In our June 2010 Legal Update we reported that the Ontario
Ministry of Health and Long-Term Care had announced amendments to
its drug reimbursement and drug interchangeability regulations that
impacted, among other things, prices for generic drugs in the
province. The Governments of both British Columbia and
Québec have also recently announced reforms that will impact
generic drug pricing in those provinces.
On July 7, 2010, the Government of British Columbia, the BC
Pharmacy Association, and the Canadian Association of Chain Drug
Stores announced that they had reached an agreement (the Pharmacy Services
Agreement) that would be phased in over a three-year period and
eventually result in a cap on generic drug prices of 35 per cent of
the brand name drug price (although the Province is able to grant
exceptions where no manufacturer commits to make a generic drug
available at the maximum accepted list price or where the generic
drugs available at such price are not available in sufficient
supply). Prior to implementation of the agreement, the average
generic drug price in British Columbia was 65 per cent of the brand
name drug price.
Lower generic drug prices will apply to drugs covered by
PharmaCare under the public drug plan (which covers the cost of
prescription drugs for eligible residents of British Columbia), but
savings will apply to drugs that are listed on the provincial
formulary bought in the private sector for individuals covered
under employee and union drug plans, and for those paying out of
The agreement is expected to lower annual health care costs by
$380 million: $170 million per year in savings for the provincial
health system, and $210 million per year for employee and union
drug plans and individuals.
Pharmacies will be partially compensated for their lower
revenues through an increase in the maximum dispensing fee
reimbursed by the Province. Additional funding will also be
available, allowing pharmacies to offer more clinical services to
customers such as medication therapy. Unlike in Ontario and
Québec, there are no rebate restrictions.
In late June 2010, the Québec Government also followed
Ontario's lead and announced that it would be cutting the cost
of generic drugs in the Province, likely to a similar 25 per cent
level. Québec has an agreement with generic pharmaceutical
manufacturers that requires Québec generic drug prices to be
the lowest in the country. Québec residents previously paid
approximately 54 per cent of the cost of brand name drugs for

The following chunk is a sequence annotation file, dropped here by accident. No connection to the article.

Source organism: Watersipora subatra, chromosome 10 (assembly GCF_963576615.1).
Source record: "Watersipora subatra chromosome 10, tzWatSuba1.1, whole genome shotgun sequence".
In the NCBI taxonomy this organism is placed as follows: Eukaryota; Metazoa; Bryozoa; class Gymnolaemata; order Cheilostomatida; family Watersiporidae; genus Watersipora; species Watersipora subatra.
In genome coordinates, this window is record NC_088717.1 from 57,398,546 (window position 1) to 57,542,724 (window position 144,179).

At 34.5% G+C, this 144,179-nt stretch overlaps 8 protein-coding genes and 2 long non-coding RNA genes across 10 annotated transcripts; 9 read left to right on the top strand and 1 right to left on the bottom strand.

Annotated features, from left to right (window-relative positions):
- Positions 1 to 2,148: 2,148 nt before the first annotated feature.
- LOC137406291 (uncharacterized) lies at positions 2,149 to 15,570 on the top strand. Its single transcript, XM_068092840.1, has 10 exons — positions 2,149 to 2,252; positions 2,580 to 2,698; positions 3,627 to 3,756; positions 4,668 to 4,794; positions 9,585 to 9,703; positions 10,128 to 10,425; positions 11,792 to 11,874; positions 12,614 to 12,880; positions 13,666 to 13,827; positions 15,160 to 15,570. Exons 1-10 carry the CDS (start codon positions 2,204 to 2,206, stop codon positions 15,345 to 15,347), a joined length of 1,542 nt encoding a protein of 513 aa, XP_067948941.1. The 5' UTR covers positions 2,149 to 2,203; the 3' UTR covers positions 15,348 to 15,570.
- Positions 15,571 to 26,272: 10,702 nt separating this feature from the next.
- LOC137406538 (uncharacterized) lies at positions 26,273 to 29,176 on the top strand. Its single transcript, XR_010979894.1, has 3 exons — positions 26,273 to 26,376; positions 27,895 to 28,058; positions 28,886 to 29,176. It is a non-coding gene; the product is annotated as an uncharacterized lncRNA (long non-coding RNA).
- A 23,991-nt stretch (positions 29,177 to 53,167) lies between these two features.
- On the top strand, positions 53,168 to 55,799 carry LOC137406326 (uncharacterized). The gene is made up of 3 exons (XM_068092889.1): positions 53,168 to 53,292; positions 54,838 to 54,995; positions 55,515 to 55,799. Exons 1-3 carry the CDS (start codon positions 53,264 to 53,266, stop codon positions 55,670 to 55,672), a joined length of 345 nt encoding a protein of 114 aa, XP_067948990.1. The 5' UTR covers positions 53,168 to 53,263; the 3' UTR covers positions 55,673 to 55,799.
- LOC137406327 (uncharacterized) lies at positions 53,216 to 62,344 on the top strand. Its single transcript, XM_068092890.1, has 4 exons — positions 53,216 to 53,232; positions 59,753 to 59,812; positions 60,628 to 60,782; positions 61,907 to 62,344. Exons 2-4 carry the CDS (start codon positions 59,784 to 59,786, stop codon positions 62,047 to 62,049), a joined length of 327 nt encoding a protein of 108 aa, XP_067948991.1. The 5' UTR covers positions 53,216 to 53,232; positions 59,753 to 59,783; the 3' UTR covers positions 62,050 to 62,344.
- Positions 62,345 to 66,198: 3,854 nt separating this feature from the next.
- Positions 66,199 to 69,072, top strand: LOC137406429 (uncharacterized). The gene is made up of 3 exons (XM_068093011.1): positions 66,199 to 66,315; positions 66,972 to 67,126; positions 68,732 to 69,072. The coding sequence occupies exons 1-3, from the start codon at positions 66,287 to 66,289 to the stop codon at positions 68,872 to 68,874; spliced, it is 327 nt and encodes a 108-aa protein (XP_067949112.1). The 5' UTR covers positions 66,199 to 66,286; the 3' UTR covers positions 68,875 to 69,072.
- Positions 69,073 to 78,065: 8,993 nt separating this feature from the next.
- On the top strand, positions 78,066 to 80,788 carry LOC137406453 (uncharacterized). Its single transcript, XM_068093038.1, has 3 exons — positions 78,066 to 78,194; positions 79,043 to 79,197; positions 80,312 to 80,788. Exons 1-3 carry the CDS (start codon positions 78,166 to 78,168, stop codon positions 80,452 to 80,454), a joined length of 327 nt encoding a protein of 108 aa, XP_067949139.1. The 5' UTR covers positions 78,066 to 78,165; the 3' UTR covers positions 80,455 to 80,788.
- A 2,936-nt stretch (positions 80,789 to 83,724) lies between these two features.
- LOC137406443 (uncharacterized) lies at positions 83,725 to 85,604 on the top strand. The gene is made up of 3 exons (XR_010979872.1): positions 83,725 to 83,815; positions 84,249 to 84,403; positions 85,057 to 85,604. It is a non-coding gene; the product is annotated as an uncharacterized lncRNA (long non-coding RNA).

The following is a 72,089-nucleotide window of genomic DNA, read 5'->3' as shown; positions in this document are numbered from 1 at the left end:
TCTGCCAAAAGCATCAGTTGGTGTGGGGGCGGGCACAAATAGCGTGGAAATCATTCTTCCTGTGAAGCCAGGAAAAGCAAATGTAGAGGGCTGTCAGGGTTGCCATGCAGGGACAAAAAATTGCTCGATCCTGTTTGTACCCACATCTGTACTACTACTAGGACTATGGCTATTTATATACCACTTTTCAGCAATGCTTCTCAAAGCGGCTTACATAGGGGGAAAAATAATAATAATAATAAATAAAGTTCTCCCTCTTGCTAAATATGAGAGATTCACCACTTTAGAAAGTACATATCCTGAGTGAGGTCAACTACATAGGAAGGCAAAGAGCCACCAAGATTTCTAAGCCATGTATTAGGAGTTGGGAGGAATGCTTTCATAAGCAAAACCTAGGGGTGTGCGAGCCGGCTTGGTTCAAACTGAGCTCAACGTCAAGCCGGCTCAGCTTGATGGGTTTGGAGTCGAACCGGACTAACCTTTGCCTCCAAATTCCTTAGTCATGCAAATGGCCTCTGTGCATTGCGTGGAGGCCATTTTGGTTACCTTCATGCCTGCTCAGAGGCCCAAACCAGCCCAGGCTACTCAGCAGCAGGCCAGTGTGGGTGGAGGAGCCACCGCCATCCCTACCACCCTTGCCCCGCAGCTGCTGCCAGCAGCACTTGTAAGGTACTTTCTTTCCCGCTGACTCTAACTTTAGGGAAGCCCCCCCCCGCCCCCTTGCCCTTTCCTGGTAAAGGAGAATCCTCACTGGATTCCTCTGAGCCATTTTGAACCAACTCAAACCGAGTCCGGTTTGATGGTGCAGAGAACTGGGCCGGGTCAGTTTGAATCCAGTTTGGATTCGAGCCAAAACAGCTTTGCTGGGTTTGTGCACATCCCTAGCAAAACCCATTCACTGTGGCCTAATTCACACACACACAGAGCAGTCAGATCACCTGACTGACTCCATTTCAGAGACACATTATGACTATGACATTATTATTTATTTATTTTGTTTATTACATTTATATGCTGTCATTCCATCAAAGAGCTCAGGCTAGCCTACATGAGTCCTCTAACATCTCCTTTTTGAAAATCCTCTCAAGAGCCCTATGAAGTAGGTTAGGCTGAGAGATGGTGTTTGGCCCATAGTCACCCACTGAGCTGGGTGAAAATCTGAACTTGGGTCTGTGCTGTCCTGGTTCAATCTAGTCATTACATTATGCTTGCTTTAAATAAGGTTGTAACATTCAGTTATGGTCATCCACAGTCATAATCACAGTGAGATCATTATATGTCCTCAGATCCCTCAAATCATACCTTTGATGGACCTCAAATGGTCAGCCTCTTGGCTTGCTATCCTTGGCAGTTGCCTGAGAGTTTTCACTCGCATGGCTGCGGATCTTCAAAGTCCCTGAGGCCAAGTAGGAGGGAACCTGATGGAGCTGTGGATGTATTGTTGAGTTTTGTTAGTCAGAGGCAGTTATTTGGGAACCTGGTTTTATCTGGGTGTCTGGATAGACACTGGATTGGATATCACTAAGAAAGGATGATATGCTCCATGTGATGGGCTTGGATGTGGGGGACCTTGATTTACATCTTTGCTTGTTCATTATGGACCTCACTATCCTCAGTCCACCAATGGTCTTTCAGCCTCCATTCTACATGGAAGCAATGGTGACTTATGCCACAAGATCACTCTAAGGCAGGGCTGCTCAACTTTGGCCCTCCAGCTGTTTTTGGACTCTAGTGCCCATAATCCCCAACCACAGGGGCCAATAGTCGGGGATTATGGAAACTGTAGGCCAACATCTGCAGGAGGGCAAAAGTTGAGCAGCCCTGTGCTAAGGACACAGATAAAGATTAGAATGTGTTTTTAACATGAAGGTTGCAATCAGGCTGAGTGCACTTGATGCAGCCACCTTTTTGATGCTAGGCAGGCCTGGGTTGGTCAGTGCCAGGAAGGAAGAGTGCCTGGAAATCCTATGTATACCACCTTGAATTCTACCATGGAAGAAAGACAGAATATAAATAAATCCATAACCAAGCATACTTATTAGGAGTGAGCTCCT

generic equivalents. In a November 5, 2010 notice to generic drug
manufacturers, the Conseil du médicament set out
transitional measures to bring generic drug pricing in the Province
in line with that of Ontario. The Québec Government's
move is expected to save the provincial drug insurance program $164
million per year.
The Governments of British Columbia and Québec have both
addressed the issue of controlling drug costs through negotiations
of agreements with the relevant industry bodies. The Government of
Alberta took a similar approach when, on April 1, 2010, it also
reduced the price of generic drugs in the Province to a maximum of
56 per cent of the price of existing brand name drugs and 45 per
cent of new brand name drugs. Like British Columbia, Alberta does
not have "no rebate" provisions.
In contrast, the Ontario Government enacted price reductions
through legislation that, effective July 1, 2010, saw the price of
generics reduced to 25 per cent of brand name drugs (a reduction
from the prior 50 per cent) and the elimination of professional
allowances. This is in addition to the prior enactment of
provisions that prohibited rebates for drugs listed on the
Formulary, whether sold on the private or public markets. In
addition, the Ontario legislation has eliminated professional
allowances for drugs on the Formulary and capped professional
allowances respecting sales of "interchangeable drugs" to
50 per cent of interchangeable product private sales to March 31,
2011, 35 per cent from April 1, 2011 to March 31, 2012, and 25 per
cent April 1, 2012 to March 31, 2013. Thereafter, they will no
longer be available. For a summary of the Ontario legislation
please see Ontario Announces Amendments to Drug
Reimbursement and Drug Interchangeability Regulations Effective
July 1, 2010.
With health care costs becoming an increasing proportion of
government budgets, other provinces will likely follow suit and
more changes to the current drug reimbursement systems are
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